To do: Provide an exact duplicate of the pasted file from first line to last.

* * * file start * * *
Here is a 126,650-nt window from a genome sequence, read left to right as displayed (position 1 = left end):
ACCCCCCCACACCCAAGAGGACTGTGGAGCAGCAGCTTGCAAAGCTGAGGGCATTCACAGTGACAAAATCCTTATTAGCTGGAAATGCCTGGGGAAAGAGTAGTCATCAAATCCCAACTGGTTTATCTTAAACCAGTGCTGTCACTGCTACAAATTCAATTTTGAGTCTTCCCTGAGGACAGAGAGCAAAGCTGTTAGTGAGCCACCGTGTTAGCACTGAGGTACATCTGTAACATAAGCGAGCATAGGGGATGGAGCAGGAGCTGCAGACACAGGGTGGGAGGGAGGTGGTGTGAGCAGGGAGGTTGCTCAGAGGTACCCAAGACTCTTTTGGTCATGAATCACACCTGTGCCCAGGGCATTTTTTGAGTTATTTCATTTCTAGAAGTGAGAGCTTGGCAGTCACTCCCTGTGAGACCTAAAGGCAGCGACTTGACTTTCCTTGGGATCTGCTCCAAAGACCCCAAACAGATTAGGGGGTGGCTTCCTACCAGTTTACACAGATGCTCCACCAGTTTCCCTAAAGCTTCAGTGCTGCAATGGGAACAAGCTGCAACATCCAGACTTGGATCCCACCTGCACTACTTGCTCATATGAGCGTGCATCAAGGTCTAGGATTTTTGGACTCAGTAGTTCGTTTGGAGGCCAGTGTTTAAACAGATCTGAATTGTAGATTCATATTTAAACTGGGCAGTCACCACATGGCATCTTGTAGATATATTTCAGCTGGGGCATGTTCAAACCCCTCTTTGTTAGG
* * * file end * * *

Here is a 126,650-nt window from a genome sequence, read left to right as displayed (position 1 = left end):
ACCCCCCCACACCCAAGAGGACTGTGGAGCAGCAGCTTGCAAAGCTGAGGGCATTCACAGTGACAAAATCCTTATTAGCTGGAAATGCCTGGGGAAAGAGTAGTCATCAAATCCCAACTGGTTTATCTTAAACCAGTGCTGTCACTGCTACAAATTCAATTTTGAGTCTTCCCTGAGGACAGAGAGCAAAGCTGTTAGTGAGCCACCGTGTTAGCACTGAGGTACATCTGTAACATAAGCGAGCATAGGGGATGGAGCAGGAGCTGCAGACACAGGGTGGGAGGGAGGTGGTGTGAGCAGGGAGGTTGCTCAGAGGTACCCAAGACTCTTTTGGTCATGAATCACACCTGTGCCCAGGGCATTTTTTGAGTTATTTCATTTCTAGAAGTGAGAGCTTGGCAGTCACTCCCTGTGAGACCTAAAGGCAGCGACTTGACTTTCCTTGGGATCTGCTCCAAAGACCCCAAACAGATTAGGGGGTGGCTTCCTACCAGTTTACACAGATGCTCCACCAGTTTCCCTAAAGCTTCAGTGCTGCAATGGGAACAAGCTGCAACATCCAGACTTGGATCCCACCTGCACTACTTGCTCATATGAGCGTGCATCAAGGTCTAGGATTTTTGGACTCAGTAGTTCGTTTGGAGGCCAGTGTTTAAACAGATCTGAATTGTAGATTCATATTTAAACTGGGCAGTCACCACATGGCATCTTGTAGATATATTTCAGCTGGGGCATGTTCAAACCCCTCTTTGTTAGG